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The descriptive epidemiology of congenital and acquired cryptorchidism in a UK infant cohort
  1. Carlo L Acerini (cla22{at}
  1. University of Cambridge, United Kingdom
    1. Harriet L Miles (hlm48{at}
    1. University of Cambridge, United Kingdom
      1. David B Dunger (dbd25{at}
      1. University of Cambridge, United Kingdom
        1. Kenneth K Ong (ko224{at}
        1. MRC Epidemiology Unit, Cambridge, United Kingdom
          1. Ieuan A Hughes (iah1000{at}
          1. University of Cambridge, United Kingdom


            Introduction: Recent studies in other European countries suggest that the prevalence of congenital cryptorchidism continues to increase. We aimed to explore the prevalence and prognosis of congenital cryptorchidism in a UK centre.

            Methods: Between October 2001 to July 2008, 784 male infants were born in the prospective Cambridge Baby Growth Study. 742 infants were examined by trained research nurses at birth; testicular position was assessed using standard techniques. Follow-up assessments were completed at ages 3, 12, 18 and 24 months in N=615, 462, 393, and 326 infants respectively.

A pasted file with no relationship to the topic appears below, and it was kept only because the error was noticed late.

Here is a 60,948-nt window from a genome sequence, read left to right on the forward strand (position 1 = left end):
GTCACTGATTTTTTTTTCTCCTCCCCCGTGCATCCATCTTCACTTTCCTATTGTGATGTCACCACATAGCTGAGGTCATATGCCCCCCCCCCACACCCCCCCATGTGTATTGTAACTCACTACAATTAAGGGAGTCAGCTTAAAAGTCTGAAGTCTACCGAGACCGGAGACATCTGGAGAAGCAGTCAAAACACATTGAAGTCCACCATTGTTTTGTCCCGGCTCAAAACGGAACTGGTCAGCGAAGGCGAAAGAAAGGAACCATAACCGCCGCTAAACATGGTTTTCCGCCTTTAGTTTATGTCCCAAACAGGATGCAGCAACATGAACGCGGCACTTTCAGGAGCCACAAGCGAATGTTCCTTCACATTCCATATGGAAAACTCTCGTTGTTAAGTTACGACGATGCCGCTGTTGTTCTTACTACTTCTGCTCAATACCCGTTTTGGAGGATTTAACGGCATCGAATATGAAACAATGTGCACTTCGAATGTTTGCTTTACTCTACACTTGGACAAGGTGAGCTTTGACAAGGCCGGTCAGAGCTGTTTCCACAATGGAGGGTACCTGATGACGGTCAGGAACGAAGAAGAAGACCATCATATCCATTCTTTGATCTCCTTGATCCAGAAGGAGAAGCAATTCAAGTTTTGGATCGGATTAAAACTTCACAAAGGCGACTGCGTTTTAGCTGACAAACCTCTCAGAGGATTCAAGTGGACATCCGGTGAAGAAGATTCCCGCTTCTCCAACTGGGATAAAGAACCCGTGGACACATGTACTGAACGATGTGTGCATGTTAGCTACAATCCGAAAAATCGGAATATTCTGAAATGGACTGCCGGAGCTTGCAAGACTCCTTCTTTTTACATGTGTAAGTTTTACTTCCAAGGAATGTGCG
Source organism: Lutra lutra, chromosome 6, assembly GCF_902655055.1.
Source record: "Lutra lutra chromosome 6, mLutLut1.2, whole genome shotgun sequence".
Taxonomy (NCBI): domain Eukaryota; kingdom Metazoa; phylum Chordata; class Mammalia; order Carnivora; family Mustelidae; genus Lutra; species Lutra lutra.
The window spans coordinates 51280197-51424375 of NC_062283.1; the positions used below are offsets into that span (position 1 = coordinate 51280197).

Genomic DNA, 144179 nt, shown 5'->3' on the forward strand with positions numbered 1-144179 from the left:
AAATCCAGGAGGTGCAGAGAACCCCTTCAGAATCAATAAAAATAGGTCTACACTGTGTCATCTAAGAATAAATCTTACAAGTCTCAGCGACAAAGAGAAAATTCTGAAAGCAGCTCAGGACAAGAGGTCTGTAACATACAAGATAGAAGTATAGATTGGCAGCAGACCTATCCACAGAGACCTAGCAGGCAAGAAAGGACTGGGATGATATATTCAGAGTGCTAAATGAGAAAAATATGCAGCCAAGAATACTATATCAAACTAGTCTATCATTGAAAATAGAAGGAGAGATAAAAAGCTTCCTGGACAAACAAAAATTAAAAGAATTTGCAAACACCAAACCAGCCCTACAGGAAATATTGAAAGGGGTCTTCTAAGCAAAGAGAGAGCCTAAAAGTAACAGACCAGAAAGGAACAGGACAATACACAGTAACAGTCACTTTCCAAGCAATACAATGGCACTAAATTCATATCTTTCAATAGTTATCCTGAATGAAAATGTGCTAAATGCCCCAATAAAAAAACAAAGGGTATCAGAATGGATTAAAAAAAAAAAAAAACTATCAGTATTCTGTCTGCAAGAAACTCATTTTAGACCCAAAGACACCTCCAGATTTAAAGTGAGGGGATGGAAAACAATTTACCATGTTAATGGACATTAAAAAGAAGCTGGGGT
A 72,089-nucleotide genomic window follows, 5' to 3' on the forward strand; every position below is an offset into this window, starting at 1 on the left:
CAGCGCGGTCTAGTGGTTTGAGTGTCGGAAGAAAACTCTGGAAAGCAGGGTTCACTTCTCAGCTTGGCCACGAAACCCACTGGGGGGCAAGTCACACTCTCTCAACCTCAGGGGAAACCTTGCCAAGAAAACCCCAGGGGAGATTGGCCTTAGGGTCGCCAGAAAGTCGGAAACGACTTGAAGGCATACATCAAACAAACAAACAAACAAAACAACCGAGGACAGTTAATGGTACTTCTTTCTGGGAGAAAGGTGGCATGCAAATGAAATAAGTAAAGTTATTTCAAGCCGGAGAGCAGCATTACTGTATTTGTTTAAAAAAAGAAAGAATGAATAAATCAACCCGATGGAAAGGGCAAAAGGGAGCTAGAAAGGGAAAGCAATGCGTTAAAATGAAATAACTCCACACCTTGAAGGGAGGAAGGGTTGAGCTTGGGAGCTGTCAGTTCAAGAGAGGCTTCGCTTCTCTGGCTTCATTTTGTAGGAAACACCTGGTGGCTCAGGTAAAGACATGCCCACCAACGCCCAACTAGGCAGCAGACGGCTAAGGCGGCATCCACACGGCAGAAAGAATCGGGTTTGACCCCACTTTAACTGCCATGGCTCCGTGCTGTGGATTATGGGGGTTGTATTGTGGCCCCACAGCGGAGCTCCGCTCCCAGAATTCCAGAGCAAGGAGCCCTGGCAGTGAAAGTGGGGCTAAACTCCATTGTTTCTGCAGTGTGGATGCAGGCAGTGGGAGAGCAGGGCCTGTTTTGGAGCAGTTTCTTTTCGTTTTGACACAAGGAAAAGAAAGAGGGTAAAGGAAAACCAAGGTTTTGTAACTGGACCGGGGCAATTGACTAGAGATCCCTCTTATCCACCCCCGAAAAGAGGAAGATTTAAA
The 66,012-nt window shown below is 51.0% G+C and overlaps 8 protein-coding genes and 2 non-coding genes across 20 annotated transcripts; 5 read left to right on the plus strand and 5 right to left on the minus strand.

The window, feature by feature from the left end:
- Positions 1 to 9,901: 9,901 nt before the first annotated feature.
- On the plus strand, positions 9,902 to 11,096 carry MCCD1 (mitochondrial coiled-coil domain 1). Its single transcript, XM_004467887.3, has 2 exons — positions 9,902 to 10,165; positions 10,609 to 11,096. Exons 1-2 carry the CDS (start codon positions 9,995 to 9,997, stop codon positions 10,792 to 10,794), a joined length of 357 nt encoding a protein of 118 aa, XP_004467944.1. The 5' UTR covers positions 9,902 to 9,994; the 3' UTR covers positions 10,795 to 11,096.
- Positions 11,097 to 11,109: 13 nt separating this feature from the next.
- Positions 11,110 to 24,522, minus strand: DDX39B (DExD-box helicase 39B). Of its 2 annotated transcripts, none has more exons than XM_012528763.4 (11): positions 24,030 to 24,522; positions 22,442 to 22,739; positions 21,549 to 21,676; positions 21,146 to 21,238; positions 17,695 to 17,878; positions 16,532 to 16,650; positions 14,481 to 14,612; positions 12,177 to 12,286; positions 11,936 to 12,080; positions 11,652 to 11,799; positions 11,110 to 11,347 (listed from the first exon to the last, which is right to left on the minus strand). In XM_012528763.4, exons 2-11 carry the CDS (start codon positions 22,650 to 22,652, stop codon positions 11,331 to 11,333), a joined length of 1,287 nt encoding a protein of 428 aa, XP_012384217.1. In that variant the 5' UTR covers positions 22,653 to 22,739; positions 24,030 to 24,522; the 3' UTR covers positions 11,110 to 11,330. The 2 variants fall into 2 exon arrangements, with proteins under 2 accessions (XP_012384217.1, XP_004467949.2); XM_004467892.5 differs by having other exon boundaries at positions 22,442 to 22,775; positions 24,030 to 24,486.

Results: The prevalence of cryptorchidism at birth was 5.9% (95% CI: 4.4-7.9%). Congenital cryptorchidism was associated with earlier gestational age (p<0.0001), lower birth weight (p<0.0001), birth length (p<0.0001), and shorter penile length at birth (p<0.0001) compared to other males, but normal size after age 3 months. The prevalence of cryptorchidism declined to 2.4% at 3 months, but unexpectedly rose again to 6.7% at 12 months due to new cases. The cumulative incidence of “acquired cryptorchidism” by age 24 months was 7.0% and these cases had shorter penile length during infancy than other infants (p=0.003).

            Conclusions: The prevalence of congenital cryptorchidism was higher than earlier estimates in UK populations. Furthermore our study for the first time describes acquired cryptorchidism or “ascending testis” as a common entity in male infants, which is possibly associated with reduced early postnatal androgen activity.

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